Meanwhile, in Chicago, the UIC campus and various neighborhoods will host Garden for a Changing Climate, led by Lorelei Stewart, Director of Gallery 400 and lecturer in the School of Art & Art History, and Hannah B. Higgins, Professor of Art History and Founding Director of CADA’s Interdisciplinary Education and the Arts Program (IDEAS). Created by the National Resource Defense Council’s (NRDC) first artist-in-residence, Jenny Kendler, Garden for a Changing Climate is a community driven participatory public art project that uses a traveling garden of local plants to give Chicagoans a dynamic and tangible experience of the central effects of climate change. As our climate warms, seasons and ecozones will shift. While the rate will vary widely for different species, the principle remains the same — that in order to survive the locked-in warming predicted in our future, organisms, including plants, must move toward the poles. The push-able and pull-able, wheeled Garden planters, filled with diverse midwestern plants and constructed with reclaimed materials, demonstrate these changes in accelerated fashion.

Beginning in April 2018, Chicagoans, through the moving garden and activities, walks, and conversations, will envision the otherwise largely invisible, slow, and dispersed threat of climate change, and understand how a shifting climate will change our urban environment and affect us directly. Planned in the neighborhoods of the Southeast Side, Little Village, Fuller Park, Albany Park, and the UIC campus, Garden for a Changing Climate events are being developed with community-based organizations such as the American Indian Center, Albany Park.

In addition to this programming, local residents are featured alongside scientists and naturalists in the development of a video series that will map out, in clear and engaging ways, the effects of the ecozone shift and climate change in the city of Chicago — from human health impact to new plant and animal environments, from extreme weather conditions to housing instability. The educational ambitions of the project also extend to UIC’s student population. IDEAS students, who participate in practice-based group projects, will be involved in design, app development, sonification and visualization, and writing for the Garden during the 2017–18 academic year.

Garden for a Changing Climate project collaborators include Demecina Beehn, Community Engagement and Public Programs Manager at Gallery 400, and Noora Al-Balushi, MA candidate in Museum and Exhibition Studies, who are coordinating the Garden community partnerships and programs; Robyn Mericle, PhD student in Art History, who is working on a database of US artistic landscape and climate interventions that have preceded the Garden; Nelly Kluz, Art alumnus who is creating a documentary video to accompany the Garden; Erin Nixon, Assistant Director at Gallery 400, who is producing the video documentary and coordinating other aspects of the public artwork program; and Noah Weeth Feinstein, Assistant Professor, School of Education, UW-Madison, a science education scholar who is developing an evaluation framework that examines the effectiveness of artwork and community engagement in climate change education along with UW-Madison graduate students.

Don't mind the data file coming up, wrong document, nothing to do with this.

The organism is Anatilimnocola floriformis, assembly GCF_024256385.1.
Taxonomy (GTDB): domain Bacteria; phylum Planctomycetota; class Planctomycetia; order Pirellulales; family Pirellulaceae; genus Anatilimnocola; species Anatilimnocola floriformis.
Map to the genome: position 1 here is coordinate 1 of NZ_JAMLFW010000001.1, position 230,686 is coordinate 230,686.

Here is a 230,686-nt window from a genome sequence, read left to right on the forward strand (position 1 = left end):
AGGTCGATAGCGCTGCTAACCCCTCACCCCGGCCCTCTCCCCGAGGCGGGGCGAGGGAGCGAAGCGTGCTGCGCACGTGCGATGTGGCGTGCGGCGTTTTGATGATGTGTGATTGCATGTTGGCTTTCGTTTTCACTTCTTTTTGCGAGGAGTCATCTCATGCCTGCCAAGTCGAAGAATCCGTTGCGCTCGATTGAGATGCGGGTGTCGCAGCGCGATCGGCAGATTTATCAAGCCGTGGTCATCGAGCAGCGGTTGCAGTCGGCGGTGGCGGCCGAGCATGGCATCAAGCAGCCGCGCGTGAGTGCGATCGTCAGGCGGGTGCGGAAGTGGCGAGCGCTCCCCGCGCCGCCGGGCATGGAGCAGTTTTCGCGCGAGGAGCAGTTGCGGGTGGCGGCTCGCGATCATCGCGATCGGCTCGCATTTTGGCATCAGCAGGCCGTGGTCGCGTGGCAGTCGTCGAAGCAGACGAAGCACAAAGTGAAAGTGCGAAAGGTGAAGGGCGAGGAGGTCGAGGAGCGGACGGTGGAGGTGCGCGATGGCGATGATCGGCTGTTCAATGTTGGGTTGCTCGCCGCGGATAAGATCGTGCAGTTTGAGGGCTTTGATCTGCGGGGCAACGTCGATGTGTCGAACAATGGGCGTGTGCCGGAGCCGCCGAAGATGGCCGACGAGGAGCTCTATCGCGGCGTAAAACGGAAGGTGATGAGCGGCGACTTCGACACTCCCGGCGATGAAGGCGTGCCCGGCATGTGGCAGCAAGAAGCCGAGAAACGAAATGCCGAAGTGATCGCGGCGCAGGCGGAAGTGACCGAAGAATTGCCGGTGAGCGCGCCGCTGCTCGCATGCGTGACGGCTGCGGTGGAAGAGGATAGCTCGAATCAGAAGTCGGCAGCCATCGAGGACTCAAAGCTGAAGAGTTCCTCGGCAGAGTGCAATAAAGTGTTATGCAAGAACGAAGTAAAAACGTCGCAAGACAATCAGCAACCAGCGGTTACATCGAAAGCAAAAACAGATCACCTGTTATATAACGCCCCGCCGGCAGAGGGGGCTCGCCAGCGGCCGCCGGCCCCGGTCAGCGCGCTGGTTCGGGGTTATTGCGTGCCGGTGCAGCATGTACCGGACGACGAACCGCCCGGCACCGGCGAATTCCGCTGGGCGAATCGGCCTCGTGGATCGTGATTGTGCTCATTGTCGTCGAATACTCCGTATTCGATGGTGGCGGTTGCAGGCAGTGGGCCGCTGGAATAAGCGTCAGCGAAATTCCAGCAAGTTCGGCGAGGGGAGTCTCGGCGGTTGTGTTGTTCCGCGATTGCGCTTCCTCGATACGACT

Public housing — and consciousness

Lisa Yun Lee, Director of the School of Art & Art History, has recently been named the Executive Director of the National Public Housing Museum (NPHM). The history of public and publically subsidized housing in America is vastly complex, and largely misunderstood. Built in a historic public housing site in Chicago, NPHM preserves a key chapter of our nation's history by documenting and disseminating perspectives of residents and others at the heart of the public housing story. To use the museum-world vernacular, NPHM is a “site of conscience,” and like others with that moniker — including museums dedicated to histories such as the Holocaust, historic sites like battle fields or places of political resistance, and memorials to events or individuals — it seeks to frame a painful historical narrative in ways that will deepen memory and understanding as well as spark new dialogue and activism. Audiences for sites of conscience range from the uninitiated (visitors born too recently or from a place too far away to even be familiar with the painful subject at hand), to the unknowingly prejudiced, to those who arrive hoping to retain a bias that the site seeks to subvert. But the problem can operate in reverse: drawing visitors who arrive expecting only a tragic story, and not the uplifting stories of place, family, and community that NPHM has to tell.

The National Public Housing Museum creates a living cultural experience on social justice and human rights out of the stories and insights of individuals who have lived in public housing. The museum also seeks to document the range of effects of public housing on the people who have experienced it over decades of fluctuating American housing policy. Finally, NPHM employs a rich history to drive a vital reimagining of the future of our community, our society, and our personal and public spaces. NPHM is not only committed to the preservation of stories, but also to helping to articulate and preserve society’s highest ideals, and to inspiring youth, families, and the broader community to see opportunities where others saw only poverty. The museum’s building is currently being renovated and will be open to the public in 2018.